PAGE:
“I also think when it comes to the capital budget, we should reconsider the water delivery service to the M.D. Park. If our roads are our priorities, why are we spending so much on a recreation asset? Especially when we are looking at a deficit. I believe this is the right thing to do to keep the M.D. sustainable and a thriving place to do business and to keep our level of service where it is.”
Howg made a motion to move the 2021 final operating budget with the following amendments — a zero per cent increase to non-residential mill rates, a two per cent increase to residential mill rates and a 12.5 increase to farmland mill rates. And amendments to the 2021 capital budget, that the M.D. of Taber park water delivery project be removed and added to the 2022 budget deliberations.
The motion was defeated 6-1 with Howg, the lone vote in favour.
“My first comment is farmland is not assessed at market value. It is unique to other methods of assessment and it is not based on market value, it is based on production,” stated Coun. Tamara Miyanaga.
Council did continue conversations around the water project.
“I do wonder if the value in the water enhancement at the park — is that something we should still be continuing or not?” asked Deputy Reeve Jen Crowson.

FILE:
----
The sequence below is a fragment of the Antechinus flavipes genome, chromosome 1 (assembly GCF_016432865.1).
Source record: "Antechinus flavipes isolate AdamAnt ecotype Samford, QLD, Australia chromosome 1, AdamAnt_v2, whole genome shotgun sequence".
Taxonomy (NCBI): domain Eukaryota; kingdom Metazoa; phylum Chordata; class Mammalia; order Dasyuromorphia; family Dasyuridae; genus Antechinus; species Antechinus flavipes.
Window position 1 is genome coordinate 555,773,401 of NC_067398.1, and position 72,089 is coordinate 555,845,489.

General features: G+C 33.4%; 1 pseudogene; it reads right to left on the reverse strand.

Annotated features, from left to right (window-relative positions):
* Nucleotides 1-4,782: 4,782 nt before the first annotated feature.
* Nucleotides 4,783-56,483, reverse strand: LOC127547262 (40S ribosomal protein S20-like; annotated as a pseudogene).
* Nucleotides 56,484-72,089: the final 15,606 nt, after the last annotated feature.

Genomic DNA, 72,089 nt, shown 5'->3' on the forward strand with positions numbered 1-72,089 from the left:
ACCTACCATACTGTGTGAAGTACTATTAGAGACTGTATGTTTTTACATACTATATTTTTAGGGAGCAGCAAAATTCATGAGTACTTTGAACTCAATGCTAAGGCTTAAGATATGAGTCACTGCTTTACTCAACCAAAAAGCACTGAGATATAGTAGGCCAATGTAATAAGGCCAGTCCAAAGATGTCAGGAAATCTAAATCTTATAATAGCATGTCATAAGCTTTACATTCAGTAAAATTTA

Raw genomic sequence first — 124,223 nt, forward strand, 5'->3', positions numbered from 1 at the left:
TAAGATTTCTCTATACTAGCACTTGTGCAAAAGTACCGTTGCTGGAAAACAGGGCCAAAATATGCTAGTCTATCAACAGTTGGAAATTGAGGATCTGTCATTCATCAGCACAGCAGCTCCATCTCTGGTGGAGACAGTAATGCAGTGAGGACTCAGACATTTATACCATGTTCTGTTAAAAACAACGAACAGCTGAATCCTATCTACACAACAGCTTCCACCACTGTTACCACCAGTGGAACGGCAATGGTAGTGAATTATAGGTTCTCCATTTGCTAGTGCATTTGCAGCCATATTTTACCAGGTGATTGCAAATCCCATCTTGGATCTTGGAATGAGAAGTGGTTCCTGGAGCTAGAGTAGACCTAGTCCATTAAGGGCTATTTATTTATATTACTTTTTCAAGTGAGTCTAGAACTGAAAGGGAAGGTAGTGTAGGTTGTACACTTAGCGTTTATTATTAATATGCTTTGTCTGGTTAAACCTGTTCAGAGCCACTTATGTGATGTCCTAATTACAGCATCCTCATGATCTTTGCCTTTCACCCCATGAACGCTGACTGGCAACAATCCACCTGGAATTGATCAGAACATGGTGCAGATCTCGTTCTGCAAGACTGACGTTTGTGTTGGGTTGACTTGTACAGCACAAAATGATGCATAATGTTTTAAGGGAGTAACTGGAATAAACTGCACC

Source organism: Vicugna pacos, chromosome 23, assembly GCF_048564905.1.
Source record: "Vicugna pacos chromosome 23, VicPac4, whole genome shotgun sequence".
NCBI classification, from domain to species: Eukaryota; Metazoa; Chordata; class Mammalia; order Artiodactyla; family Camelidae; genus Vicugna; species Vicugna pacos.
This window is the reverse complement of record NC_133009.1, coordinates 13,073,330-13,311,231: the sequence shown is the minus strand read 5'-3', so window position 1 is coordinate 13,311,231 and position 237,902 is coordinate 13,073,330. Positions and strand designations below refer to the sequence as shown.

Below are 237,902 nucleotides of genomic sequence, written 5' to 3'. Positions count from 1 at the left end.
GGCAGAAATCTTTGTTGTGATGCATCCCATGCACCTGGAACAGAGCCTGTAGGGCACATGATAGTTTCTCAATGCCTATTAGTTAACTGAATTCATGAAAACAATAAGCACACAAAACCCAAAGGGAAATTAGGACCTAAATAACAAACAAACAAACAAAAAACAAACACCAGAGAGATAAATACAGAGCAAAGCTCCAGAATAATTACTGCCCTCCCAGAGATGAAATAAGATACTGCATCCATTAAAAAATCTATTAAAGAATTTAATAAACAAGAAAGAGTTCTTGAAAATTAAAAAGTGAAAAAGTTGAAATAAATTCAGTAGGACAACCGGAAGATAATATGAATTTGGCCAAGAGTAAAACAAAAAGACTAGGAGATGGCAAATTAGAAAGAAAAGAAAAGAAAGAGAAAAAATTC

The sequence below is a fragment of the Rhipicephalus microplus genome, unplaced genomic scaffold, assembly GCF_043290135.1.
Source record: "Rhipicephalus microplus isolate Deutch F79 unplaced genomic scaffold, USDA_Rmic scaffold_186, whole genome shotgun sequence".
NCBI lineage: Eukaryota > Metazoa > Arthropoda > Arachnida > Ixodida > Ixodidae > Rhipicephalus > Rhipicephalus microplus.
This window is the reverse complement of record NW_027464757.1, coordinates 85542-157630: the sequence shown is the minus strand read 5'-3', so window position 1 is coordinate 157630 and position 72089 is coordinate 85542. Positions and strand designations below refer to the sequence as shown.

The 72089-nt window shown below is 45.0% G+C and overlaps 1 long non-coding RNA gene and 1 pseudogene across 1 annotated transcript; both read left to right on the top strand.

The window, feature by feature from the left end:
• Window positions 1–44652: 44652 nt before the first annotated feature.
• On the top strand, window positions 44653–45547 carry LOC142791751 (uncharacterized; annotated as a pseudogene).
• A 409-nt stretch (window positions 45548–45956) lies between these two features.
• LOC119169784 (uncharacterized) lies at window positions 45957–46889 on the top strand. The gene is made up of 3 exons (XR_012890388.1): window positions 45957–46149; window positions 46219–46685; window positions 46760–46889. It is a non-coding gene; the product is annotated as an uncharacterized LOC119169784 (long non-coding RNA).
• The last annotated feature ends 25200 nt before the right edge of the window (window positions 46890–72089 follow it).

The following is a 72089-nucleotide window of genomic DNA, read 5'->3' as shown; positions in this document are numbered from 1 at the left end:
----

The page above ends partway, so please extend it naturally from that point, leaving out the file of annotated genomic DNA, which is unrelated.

“I think originally it was put on the list as something Ag Services was going to do, and I don’t remember what the dollar number was they had in mind,” replied Reeve Merrill Harris.
“I think it’s a bigger project than maybe what our guys, and I don’t want to say they aren’t qualified to do it — but liability and what not, I think it’s a project bigger in scope than just a two-inch line coming in over the hilltop. I think if we’re going to do that project, (we will) need to have some engineering done and all that.”
Administration confirmed the project wouldn’t be completed this year, but funds would go towards engineering.
“It likely wouldn’t be completed until 2022, 2021 is when you probably would see some of the design work.
“From what I can tell from a historical context, what you have presented in this budget is an actual engineered estimate in terms of costs, which does include some contingency. Previously, I don’t think it was necessarily an engineer’s estimate that had been previously presented to council,” stated Crofts.
“I will be in favour of including this project. We looked at it with MSI and I do realize there was a big change because at one-time staff said ‘we can do it, no problem’ and then upon review, it was decided it had to be engineered, which is for the best for our communities,” added Miyanaga.
A motion to adopt the 2021 financial operating budget and the 2021 Capital Budget was carried 6-1 with Howg the lone opposing vote.